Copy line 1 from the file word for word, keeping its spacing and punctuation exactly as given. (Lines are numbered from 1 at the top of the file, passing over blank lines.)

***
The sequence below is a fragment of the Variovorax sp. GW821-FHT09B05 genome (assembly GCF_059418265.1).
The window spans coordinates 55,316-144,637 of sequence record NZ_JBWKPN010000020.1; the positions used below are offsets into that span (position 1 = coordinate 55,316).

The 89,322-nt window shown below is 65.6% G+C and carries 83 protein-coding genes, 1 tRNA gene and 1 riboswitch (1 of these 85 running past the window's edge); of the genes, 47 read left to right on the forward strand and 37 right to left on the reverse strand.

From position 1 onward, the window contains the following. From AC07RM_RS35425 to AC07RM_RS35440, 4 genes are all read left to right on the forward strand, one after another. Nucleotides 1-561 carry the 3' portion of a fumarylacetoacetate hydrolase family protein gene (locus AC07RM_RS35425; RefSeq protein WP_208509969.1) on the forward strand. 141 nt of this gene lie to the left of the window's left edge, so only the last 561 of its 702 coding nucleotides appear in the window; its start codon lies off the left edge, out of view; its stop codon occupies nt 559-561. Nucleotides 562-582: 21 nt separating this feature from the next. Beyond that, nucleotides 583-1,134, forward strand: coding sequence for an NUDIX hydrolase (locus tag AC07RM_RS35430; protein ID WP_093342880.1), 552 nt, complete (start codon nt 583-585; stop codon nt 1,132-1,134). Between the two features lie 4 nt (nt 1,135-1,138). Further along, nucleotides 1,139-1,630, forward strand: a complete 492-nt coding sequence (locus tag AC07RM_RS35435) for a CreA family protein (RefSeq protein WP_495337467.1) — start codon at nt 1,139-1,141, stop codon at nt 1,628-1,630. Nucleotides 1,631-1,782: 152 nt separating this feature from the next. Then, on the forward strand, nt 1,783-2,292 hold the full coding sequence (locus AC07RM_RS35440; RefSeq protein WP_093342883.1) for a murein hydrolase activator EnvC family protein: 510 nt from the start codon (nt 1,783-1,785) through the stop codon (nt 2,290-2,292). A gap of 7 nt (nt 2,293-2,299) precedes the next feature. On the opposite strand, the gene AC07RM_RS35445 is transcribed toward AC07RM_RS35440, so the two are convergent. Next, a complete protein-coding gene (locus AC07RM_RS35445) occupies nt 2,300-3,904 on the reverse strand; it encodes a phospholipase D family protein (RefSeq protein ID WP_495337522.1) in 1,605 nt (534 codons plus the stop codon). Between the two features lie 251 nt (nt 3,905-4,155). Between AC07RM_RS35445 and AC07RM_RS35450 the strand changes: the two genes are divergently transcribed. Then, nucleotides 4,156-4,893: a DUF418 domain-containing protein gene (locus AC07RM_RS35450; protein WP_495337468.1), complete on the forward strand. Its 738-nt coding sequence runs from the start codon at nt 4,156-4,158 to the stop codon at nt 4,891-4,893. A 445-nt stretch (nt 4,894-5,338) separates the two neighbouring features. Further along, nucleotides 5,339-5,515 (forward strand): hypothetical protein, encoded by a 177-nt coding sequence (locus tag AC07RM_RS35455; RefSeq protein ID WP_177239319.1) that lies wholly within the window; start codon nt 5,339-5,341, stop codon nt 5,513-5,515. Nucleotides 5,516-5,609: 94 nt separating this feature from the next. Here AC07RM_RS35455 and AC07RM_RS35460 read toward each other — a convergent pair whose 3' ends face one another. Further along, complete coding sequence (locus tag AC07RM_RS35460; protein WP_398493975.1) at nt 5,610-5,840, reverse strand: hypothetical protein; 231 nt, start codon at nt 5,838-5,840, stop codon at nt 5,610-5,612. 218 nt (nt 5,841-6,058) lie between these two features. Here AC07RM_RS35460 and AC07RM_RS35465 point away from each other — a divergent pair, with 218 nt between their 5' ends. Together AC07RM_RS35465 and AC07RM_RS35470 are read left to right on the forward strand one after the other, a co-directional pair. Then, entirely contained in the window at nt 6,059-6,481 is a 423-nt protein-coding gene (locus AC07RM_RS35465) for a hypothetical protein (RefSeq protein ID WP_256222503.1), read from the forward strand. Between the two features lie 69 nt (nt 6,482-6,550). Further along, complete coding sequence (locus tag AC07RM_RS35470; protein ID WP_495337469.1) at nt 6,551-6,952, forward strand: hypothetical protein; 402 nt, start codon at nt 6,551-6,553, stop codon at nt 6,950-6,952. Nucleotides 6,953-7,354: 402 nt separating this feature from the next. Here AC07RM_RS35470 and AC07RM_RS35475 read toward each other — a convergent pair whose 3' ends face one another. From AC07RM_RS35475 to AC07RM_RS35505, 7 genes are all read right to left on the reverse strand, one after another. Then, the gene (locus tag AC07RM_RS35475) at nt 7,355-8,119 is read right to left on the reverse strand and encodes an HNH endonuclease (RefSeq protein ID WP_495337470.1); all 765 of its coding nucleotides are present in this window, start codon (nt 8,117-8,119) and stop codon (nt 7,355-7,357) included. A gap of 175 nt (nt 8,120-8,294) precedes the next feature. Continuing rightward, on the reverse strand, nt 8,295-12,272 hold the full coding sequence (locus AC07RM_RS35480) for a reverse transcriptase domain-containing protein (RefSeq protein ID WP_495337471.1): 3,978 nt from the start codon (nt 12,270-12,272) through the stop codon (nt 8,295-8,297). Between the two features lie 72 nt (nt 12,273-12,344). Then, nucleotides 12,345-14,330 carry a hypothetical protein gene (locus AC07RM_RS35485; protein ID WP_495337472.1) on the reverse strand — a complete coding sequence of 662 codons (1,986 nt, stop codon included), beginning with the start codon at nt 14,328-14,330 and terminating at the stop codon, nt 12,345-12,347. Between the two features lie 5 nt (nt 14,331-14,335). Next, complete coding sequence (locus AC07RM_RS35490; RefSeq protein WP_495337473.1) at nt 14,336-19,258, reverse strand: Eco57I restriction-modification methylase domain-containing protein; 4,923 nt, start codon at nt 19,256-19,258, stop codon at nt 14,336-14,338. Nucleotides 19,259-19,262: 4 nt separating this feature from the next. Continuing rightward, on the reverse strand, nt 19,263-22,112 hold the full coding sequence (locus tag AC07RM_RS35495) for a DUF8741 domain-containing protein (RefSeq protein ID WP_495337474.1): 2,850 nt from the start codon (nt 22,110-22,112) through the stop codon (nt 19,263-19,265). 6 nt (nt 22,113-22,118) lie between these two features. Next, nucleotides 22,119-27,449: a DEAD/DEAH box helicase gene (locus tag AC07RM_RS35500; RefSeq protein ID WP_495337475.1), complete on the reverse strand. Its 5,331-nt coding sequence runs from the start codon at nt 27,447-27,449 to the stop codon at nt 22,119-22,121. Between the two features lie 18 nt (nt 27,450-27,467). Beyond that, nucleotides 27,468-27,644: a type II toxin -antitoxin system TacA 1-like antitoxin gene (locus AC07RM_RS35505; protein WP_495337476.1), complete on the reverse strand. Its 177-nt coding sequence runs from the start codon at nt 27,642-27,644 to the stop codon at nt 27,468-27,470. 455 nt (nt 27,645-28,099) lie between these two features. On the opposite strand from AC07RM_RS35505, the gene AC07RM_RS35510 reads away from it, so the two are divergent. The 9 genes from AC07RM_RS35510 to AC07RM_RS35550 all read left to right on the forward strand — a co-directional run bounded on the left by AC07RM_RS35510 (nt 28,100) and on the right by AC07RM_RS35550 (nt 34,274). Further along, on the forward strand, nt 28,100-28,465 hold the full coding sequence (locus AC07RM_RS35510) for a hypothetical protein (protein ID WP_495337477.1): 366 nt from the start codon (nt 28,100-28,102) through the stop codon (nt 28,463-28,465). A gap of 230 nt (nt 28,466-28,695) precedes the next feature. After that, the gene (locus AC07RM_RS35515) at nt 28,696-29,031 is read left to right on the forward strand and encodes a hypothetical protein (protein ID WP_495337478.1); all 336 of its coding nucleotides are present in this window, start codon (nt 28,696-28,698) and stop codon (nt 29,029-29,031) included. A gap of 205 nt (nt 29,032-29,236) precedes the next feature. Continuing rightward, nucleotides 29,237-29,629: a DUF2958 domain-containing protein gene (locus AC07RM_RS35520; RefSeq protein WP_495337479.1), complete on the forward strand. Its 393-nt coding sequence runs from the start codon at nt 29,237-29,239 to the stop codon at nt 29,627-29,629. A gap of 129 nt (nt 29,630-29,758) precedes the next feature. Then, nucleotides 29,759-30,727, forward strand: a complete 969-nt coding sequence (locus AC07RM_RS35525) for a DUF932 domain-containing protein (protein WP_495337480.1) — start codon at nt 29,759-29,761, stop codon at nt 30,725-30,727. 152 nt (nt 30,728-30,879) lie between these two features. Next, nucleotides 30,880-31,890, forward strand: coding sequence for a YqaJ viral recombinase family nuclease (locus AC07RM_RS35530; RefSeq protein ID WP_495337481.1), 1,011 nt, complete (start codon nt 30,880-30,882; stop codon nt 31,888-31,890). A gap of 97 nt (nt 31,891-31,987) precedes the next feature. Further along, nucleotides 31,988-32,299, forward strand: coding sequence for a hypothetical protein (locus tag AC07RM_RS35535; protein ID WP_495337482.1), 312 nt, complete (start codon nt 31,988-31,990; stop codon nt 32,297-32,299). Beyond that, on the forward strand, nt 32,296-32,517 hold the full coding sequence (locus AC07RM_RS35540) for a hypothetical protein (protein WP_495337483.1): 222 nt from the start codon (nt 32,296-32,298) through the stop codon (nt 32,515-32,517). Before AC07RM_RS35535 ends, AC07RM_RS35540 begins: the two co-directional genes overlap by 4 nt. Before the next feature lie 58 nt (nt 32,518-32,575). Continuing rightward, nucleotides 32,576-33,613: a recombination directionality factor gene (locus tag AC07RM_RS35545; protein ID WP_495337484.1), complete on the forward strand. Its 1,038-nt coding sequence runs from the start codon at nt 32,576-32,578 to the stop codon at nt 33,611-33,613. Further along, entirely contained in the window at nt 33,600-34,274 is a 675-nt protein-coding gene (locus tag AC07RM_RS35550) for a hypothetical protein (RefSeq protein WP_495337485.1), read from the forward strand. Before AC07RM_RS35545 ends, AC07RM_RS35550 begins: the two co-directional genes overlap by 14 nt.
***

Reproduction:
The sequence below is a fragment of the Variovorax sp. GW821-FHT09B05 genome (assembly GCF_059418265.1).